The problems created by PPE litter have arrived at a complicated time in the effort to curb plastic waste. The amount of plastic waste accumulating in the oceans is forecast to triple in the next 20 years, with no real solution on the horizon. If every corporate pledge to use more recycled plastics were kept, the shift would reduce that projected tripling by just 7 percent.

The pandemic has also seen increased production of disposable packaging, as consumers have bought more takeout food, and as bans of single-use plastics, including shopping bags, were suspended because of fears that reusables would spread the virus. At the same time, in part due to cuts in cash-strapped municipal budgets, a third of the recycling companies in the United States have been partially or completely shuttered.

WHAT YOU CAN DO

* Don’t be a litterbug—even with PPE.

* Wear washable cloth masks when possible.

* Pack used PPE into a plastic bag, seal it, and put it out for the trash.

Assessing the spread

As face masks and gloves became increasingly visible, the Ocean Conservancy, a nonprofit that advocates for ocean protections, began last summer to assess the pervasiveness of PPE litter around the world. The organization added PPE to its mobile app that allows volunteers to document trash items and upload them to the organization’s website. In a global survey of volunteers who participated in beach cleanups in summer 2020, 107,219 individual items of PPE litter were documented, though the group’s leaders concluded that figure is likely a “vast underestimate.”

A better measure may come from the volunteers themselves; 94 percent reported seeing face masks, gloves, and other PPE litter in their communities on a regular basis, while half said they see PPE litter daily. Forty percent reported seeing PPE litter in streams, rivers, and oceans.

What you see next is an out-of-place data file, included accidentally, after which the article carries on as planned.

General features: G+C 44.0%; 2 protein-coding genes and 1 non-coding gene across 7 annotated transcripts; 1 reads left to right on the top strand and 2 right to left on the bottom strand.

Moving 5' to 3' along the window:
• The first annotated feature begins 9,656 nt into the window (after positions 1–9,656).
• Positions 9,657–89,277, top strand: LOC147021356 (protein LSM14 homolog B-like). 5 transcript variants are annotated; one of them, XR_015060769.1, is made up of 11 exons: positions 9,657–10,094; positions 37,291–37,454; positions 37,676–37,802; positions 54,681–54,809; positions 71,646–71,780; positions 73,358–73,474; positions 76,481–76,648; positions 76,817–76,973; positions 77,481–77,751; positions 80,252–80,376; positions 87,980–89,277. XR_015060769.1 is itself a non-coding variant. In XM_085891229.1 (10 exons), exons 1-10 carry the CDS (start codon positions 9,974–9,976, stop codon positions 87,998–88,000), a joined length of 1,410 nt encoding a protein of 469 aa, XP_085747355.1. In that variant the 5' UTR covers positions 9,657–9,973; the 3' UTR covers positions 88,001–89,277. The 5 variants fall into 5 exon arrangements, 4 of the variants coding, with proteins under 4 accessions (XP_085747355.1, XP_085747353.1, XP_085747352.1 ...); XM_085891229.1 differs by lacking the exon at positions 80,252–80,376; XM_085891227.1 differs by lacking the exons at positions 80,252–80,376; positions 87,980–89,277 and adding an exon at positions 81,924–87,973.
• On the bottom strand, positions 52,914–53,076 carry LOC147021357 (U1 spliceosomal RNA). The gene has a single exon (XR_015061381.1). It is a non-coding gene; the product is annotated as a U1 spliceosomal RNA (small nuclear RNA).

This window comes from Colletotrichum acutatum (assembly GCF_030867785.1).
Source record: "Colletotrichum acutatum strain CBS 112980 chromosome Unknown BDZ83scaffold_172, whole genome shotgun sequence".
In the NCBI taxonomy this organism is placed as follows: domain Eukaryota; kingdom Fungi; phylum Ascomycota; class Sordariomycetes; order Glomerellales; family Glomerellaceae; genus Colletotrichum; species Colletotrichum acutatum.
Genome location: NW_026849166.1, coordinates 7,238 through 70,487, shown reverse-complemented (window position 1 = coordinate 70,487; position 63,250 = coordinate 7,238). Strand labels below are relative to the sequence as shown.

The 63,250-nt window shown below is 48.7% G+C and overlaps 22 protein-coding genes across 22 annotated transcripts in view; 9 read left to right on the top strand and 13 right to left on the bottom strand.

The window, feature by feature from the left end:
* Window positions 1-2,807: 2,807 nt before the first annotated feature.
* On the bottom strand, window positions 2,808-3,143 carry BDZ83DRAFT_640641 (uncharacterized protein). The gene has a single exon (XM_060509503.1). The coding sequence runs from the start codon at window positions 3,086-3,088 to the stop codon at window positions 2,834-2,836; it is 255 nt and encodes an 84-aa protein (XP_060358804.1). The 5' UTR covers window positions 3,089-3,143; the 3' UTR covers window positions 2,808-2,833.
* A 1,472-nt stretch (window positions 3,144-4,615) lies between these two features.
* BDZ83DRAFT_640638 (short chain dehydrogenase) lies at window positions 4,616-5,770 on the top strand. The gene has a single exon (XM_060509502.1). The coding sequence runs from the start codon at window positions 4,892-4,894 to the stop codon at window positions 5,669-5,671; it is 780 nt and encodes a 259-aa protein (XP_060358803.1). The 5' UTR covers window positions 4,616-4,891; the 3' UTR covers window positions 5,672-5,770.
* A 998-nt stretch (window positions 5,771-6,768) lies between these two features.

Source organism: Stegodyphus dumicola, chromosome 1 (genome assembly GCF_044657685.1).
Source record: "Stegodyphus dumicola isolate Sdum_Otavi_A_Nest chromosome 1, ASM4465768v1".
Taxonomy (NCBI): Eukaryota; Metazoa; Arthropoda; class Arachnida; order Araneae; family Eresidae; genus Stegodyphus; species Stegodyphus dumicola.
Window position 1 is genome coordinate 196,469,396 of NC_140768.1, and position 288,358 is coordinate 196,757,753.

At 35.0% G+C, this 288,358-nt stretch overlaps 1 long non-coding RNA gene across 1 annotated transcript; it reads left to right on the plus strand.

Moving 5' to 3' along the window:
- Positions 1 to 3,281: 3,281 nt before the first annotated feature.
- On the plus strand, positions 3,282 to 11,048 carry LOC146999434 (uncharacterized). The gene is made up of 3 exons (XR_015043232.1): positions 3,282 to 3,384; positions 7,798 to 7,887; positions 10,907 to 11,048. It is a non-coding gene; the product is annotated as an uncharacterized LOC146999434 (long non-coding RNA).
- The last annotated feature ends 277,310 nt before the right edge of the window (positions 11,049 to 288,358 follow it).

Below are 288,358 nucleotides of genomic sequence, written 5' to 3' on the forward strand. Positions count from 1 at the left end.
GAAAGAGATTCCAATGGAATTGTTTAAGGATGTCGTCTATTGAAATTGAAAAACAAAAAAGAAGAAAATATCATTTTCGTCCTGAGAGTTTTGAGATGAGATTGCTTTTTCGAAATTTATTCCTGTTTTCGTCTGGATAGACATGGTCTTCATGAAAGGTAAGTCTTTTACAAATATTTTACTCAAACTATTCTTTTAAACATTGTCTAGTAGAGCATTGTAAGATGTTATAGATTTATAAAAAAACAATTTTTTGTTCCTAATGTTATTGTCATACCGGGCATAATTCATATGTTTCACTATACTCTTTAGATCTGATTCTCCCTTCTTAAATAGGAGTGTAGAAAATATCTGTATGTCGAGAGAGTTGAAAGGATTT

“The problem is huge; there’s no hiding that,” Mallos says. “But remember, this is on top of the existing global crisis of plastic waste. It’s a matter of public health, and also ocean health.”

The group has pressed for phasing out of redundant and unnecessary plastic packaging, and since the pandemic, for improvement in takeout food packaging, replacing it with other packaging materials such as cardboard that don’t have the same impact as plastic packaging when discarded.

What can be done? 

Within days after the pandemic was declared last March, Justine Ammendolia, a marine researcher based in Toronto and a National Geographic Society grantee, noticed face masks and gloves in increasing numbers as she took her daily walks. She also noticed lack of structured monitoring of PPE by any governmental or other organization as it spread throughout the city.

To identify hotspots, Ammendolia herself documented face masks, gloves, and wipes at six sites, including two grocery store parking lots, a hospital district, two residential areas, and a recreational trail. She logged 1,306 items over five weeks last summer. Not surprisingly, the grocery parking lots had the most, followed by the hospital district.

“It’s not the biggest amount of plastic in the world,” she says, “But, the thing is, we’re going to be changed after this event, as is our relationship with disposability. This raises attention to the amount of waste being produced.That is the starting point of the conversation.”